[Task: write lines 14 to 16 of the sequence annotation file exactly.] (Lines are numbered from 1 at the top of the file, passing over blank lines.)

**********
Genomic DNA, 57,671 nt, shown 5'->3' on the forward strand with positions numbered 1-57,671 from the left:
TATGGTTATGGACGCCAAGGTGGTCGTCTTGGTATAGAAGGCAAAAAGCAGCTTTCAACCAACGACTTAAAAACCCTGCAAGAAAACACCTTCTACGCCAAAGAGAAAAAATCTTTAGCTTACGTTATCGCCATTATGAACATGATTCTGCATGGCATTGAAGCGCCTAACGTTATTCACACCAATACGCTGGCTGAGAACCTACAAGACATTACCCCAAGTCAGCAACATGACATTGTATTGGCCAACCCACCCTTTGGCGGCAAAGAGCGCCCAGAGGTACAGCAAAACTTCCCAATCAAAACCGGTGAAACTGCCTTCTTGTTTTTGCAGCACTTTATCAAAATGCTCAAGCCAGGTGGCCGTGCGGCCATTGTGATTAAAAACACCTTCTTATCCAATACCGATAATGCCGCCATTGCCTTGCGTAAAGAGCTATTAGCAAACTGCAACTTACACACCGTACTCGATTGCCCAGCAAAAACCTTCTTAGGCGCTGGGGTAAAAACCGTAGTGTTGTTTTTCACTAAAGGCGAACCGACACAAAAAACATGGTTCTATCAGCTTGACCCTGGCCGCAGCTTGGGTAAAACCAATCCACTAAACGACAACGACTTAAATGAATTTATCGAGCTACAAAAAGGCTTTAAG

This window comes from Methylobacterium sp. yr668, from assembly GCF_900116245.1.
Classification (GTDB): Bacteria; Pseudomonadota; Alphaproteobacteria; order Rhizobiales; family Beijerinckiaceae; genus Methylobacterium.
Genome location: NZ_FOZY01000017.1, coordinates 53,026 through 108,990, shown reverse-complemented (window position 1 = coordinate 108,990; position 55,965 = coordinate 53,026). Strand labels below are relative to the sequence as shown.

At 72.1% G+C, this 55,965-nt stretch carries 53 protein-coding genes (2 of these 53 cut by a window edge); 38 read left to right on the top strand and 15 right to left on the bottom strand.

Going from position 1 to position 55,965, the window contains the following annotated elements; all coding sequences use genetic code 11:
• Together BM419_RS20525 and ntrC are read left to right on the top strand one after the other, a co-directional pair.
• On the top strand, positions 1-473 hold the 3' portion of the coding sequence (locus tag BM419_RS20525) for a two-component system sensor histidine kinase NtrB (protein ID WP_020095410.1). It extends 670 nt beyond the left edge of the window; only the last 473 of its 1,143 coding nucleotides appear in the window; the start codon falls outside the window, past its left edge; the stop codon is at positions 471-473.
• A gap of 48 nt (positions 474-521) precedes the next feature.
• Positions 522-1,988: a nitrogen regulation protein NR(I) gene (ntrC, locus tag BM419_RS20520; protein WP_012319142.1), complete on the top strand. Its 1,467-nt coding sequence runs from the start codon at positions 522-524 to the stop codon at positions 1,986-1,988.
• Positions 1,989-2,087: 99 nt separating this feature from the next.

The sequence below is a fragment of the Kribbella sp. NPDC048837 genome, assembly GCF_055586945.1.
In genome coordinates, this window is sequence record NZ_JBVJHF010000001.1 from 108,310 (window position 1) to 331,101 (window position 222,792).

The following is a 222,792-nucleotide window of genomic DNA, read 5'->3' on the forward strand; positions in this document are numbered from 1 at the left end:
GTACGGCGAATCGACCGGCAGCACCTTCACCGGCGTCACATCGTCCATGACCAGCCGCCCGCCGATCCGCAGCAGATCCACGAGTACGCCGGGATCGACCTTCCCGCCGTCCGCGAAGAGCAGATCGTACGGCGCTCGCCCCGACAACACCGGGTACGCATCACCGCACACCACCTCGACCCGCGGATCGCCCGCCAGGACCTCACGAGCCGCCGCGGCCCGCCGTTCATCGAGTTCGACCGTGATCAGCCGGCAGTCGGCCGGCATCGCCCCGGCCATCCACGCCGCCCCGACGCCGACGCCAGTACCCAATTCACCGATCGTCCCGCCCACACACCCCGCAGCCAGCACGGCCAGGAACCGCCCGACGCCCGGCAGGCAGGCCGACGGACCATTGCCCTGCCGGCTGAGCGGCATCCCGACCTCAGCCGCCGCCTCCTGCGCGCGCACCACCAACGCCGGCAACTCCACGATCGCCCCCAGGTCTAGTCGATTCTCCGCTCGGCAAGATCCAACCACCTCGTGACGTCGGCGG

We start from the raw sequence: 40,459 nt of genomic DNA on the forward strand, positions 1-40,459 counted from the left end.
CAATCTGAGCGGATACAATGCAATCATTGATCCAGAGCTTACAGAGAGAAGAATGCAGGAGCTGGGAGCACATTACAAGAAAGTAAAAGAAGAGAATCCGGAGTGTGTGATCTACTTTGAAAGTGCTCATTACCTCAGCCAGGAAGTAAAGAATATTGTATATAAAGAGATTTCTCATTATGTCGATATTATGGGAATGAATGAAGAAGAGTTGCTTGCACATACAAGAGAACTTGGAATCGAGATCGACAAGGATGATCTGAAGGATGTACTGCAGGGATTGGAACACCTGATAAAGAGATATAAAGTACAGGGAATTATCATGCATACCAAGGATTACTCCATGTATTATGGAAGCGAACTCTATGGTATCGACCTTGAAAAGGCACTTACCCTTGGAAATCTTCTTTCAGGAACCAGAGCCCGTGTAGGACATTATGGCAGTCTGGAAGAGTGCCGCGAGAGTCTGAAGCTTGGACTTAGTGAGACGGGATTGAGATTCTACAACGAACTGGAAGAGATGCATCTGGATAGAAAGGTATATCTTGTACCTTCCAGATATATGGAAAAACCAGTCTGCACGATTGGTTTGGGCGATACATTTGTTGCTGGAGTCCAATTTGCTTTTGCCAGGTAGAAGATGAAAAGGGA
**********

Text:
In genome coordinates, this window is sequence record NZ_JBVJHF010000001.1 from 108,310 (window position 1) to 331,101 (window position 222,792).

The following is a 222,792-nucleotide window of genomic DNA, read 5'->3' on the forward strand; positions in this document are numbered from 1 at the left end:
GTACGGCGAATCGACCGGCAGCACCTTCACCGGCGTCACATCGTCCATGACCAGCCGCCCGCCGATCCGCAGCAGATCCACGAGTACGCCGGGATCGACCTTCCCGCCGTCCGCGAAGAGCAGATCGTACGGCGCTCGCCCCGACAACACCGGGTACGCATCACCGCACACCACCTCGACCCGCGGATCGCCCGCCAGGACCTCACGAGCCGCCGCGGCCCGCCGTTCATCGAGTTCGACCGTGATCAGCCGGCAGTCGGCCGGCATCGCCCCGGCCATCCACGCCGCCCCGACGCCGACGCCAGTACCCAATTCACCGATCGTCCCGCCCACACACCCCGCAGCCAGCACGGCCAGGAACCGCCCGACGCCCGGCAGGCAGGCCGACGGACCATTGCCCTGCCGGCTGAGCGGCATCCCGACCTCAGCCGCCGCCTCCTGCGCGCGCACCACCAACGCCGGCAACTCCACGATCGCCCCCAGGTCTAGTCGATTCTCCGCTCGGCAAGATCCAACCACCTCGTGACGTCGGCGG